Last week, I spent some time reflecting upon the work and legacy of our outgoing secretary of state, Matt Dunlap. We truly have been extremely fortunate to have him in this role, working for all of us in Maine.

Brunswick resident Heather D. Martin wants to know what’s on your mind; email her at [email protected]

Last Tuesday, state legislators met to vote for who would serve in the office next. There was a large field of candidates vying for the office and before I get to who won, I just want to pause to say we are so fortunate!

The secretary of state is a big job. It requires a wealth of knowledge, a tremendous amount of work and unending dedication. And yet we in Maine had not just one but several qualified candidates. That speaks volumes about the level of civic pride and devotion to service in our state.

Well done, us.

Then, as if that wasn’t enough, a truly fantastic candidate won, the embodiment of what the job requires. Our next secretary of state will be state Sen. Shenna Bellows.

OK, I suppose I need to pause here to acknowledge that I was not impartial in this race. I was fully in Shenna’s corner. And my opinion is based upon a lot of history.

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Not only was Shenna born and raised in Hancock County (where I lived for nearly 30 years), but I have also had the good fortune to work with her on a slew of projects and campaigns, including civil rights and voter rights legislation. So my opinion of her as the perfect person to be our next secretary of state is forged from years of listening to her comprehension of the Constitution and watching her work tirelessly for the people of Maine.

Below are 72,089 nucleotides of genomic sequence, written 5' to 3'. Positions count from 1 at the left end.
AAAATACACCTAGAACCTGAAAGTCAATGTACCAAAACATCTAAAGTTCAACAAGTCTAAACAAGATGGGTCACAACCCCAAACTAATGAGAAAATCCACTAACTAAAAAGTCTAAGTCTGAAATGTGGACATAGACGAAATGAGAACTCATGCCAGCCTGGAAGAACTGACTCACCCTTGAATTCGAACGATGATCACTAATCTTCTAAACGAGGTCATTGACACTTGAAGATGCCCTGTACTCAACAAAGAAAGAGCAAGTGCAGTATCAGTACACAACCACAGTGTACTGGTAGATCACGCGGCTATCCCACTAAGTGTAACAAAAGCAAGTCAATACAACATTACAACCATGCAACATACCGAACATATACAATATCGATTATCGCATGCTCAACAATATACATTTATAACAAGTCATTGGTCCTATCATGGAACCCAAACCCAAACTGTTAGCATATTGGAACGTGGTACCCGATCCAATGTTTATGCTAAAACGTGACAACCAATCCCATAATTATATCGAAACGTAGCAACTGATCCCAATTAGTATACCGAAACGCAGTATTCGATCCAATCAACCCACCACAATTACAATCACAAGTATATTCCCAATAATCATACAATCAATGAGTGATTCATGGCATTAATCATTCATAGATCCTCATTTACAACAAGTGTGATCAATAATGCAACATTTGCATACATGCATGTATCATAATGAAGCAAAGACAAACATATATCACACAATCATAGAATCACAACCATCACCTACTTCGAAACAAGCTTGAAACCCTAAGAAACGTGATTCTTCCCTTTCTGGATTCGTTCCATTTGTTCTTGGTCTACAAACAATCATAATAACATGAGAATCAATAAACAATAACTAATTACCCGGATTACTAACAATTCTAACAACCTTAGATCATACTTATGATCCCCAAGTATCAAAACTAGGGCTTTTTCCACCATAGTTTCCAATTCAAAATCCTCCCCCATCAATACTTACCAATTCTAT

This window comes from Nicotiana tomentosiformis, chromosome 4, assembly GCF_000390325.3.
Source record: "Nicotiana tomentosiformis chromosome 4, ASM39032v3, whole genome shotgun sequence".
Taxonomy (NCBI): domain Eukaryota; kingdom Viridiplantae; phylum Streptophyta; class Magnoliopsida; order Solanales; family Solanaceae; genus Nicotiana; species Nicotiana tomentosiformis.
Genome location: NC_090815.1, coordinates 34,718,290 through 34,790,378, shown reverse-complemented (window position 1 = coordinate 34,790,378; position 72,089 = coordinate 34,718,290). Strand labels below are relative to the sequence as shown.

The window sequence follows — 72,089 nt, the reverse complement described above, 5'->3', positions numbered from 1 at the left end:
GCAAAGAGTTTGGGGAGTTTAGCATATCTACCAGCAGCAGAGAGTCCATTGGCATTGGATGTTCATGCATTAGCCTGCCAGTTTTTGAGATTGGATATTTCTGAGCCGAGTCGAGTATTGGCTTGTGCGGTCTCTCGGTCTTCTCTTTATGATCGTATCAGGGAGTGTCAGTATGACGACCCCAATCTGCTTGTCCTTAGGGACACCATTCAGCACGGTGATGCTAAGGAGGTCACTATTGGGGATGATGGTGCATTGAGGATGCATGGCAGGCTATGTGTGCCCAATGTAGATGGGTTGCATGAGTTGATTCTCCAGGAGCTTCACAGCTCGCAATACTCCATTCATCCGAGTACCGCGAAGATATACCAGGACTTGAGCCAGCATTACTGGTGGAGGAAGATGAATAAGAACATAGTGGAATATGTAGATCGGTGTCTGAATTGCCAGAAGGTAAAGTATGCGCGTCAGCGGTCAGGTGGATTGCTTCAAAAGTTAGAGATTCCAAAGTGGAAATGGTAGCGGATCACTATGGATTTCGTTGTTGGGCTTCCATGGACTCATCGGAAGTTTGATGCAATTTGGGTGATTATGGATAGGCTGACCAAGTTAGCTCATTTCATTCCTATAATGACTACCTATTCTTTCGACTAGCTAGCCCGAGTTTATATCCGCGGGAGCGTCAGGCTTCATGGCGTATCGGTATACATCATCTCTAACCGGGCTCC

After college, a tour with the Peace Corps and a stint in D.C., Bellows returned home to take the reins as executive director of the American Civil Liberties Union of Maine.

One of the largest and most important duties of the secretary of state is the oversight and protection of elections. Through her work with the ACLU of Maine on voter protection legislation, Bellows has demonstrated her dedication to fair and accessible elections.

In addition to elections, the secretary of state is in charge of the Bureau of Motor Vehicles. Anyone who has ever renewed their driver’s license or car registration will fully appreciate Bellows’ intent to make the process easier to navigate and more accessible through the internet.

Lastly, the secretary of state is charged with maintaining the state archives. Most recently, Bellows has been serving as executive director of the Holocaust and Human Rights Center of Maine, an organization that deals heavily in archives and historical narratives.

What’s more, in every post, Bellows has not only demonstrated a thorough understanding of policy, she also established a reputation for her ability to work across party lines, earned widespread respect for her adherence to fair play and garnered a large gathering of supporters who admire her work – and her humanity.

We as a state are fortunate. When Shenna Bellows is sworn in this January as Maine’s first female secretary of state, we can look forward to exciting new things on our collective horizon.

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